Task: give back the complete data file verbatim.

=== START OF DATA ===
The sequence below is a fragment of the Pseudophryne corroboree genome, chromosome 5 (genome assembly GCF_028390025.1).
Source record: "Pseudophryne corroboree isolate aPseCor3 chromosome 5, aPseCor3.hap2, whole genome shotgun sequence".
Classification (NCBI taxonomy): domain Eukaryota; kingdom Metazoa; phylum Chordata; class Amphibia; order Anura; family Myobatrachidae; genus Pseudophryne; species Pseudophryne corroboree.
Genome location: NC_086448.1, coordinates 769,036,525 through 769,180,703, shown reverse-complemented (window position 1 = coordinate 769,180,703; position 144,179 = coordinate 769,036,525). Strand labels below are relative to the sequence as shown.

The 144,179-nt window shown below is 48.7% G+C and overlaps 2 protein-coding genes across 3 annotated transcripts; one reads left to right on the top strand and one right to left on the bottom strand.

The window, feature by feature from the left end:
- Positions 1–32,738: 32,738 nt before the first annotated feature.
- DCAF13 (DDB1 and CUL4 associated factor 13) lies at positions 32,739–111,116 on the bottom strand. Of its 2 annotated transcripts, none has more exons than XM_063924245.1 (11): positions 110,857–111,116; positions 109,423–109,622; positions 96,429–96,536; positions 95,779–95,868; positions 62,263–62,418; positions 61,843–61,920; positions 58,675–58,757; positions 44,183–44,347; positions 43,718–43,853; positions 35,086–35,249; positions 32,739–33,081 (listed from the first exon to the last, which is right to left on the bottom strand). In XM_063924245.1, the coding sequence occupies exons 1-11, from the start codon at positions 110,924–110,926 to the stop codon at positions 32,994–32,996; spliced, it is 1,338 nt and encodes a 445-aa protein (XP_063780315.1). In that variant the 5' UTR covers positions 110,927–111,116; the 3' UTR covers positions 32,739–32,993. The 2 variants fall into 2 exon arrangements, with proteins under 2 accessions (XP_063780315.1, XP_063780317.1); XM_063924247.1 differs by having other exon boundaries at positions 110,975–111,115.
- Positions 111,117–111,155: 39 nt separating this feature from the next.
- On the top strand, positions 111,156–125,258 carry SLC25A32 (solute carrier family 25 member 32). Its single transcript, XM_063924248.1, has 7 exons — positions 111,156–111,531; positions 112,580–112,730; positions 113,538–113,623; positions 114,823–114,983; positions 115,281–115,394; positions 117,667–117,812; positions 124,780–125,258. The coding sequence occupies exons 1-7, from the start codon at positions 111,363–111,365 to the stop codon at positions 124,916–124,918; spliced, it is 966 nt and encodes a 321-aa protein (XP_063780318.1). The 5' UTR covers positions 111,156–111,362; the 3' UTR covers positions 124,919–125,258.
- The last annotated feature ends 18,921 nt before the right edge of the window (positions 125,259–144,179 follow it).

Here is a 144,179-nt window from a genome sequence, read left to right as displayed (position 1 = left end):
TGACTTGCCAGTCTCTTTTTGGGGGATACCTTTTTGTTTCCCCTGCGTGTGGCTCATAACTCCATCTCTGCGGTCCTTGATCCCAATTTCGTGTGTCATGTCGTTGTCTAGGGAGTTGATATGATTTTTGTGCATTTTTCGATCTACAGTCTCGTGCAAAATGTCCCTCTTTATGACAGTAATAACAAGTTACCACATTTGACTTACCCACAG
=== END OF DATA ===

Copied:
The sequence below is a fragment of the Pseudophryne corroboree genome, chromosome 5 (genome assembly GCF_028390025.1).
Source record: "Pseudophryne corroboree isolate aPseCor3 chromosome 5, aPseCor3.hap2, whole genome shotgun sequence".
Classification (NCBI taxonomy): domain Eukaryota; kingdom Metazoa; phylum Chordata; class Amphibia; order Anura; family Myobatrachidae; genus Pseudophryne; species Pseudophryne corroboree.
Genome location: NC_086448.1, coordinates 769,036,525 through 769,180,703, shown reverse-complemented (window position 1 = coordinate 769,180,703; position 144,179 = coordinate 769,036,525). Strand labels below are relative to the sequence as shown.

The 144,179-nt window shown below is 48.7% G+C and overlaps 2 protein-coding genes across 3 annotated transcripts; one reads left to right on the top strand and one right to left on the bottom strand.

The window, feature by feature from the left end:
- Positions 1–32,738: 32,738 nt before the first annotated feature.
- DCAF13 (DDB1 and CUL4 associated factor 13) lies at positions 32,739–111,116 on the bottom strand. Of its 2 annotated transcripts, none has more exons than XM_063924245.1 (11): positions 110,857–111,116; positions 109,423–109,622; positions 96,429–96,536; positions 95,779–95,868; positions 62,263–62,418; positions 61,843–61,920; positions 58,675–58,757; positions 44,183–44,347; positions 43,718–43,853; positions 35,086–35,249; positions 32,739–33,081 (listed from the first exon to the last, which is right to left on the bottom strand). In XM_063924245.1, the coding sequence occupies exons 1-11, from the start codon at positions 110,924–110,926 to the stop codon at positions 32,994–32,996; spliced, it is 1,338 nt and encodes a 445-aa protein (XP_063780315.1). In that variant the 5' UTR covers positions 110,927–111,116; the 3' UTR covers positions 32,739–32,993. The 2 variants fall into 2 exon arrangements, with proteins under 2 accessions (XP_063780315.1, XP_063780317.1); XM_063924247.1 differs by having other exon boundaries at positions 110,975–111,115.
- Positions 111,117–111,155: 39 nt separating this feature from the next.
- On the top strand, positions 111,156–125,258 carry SLC25A32 (solute carrier family 25 member 32). Its single transcript, XM_063924248.1, has 7 exons — positions 111,156–111,531; positions 112,580–112,730; positions 113,538–113,623; positions 114,823–114,983; positions 115,281–115,394; positions 117,667–117,812; positions 124,780–125,258. The coding sequence occupies exons 1-7, from the start codon at positions 111,363–111,365 to the stop codon at positions 124,916–124,918; spliced, it is 966 nt and encodes a 321-aa protein (XP_063780318.1). The 5' UTR covers positions 111,156–111,362; the 3' UTR covers positions 124,919–125,258.
- The last annotated feature ends 18,921 nt before the right edge of the window (positions 125,259–144,179 follow it).

Here is a 144,179-nt window from a genome sequence, read left to right as displayed (position 1 = left end):
TGACTTGCCAGTCTCTTTTTGGGGGATACCTTTTTGTTTCCCCTGCGTGTGGCTCATAACTCCATCTCTGCGGTCCTTGATCCCAATTTCGTGTGTCATGTCGTTGTCTAGGGAGTTGATATGATTTTTGTGCATTTTTCGATCTACAGTCTCGTGCAAAATGTCCCTCTTTATGACAGTAATAACAAGTTACCACATTTGACTTACCCACAG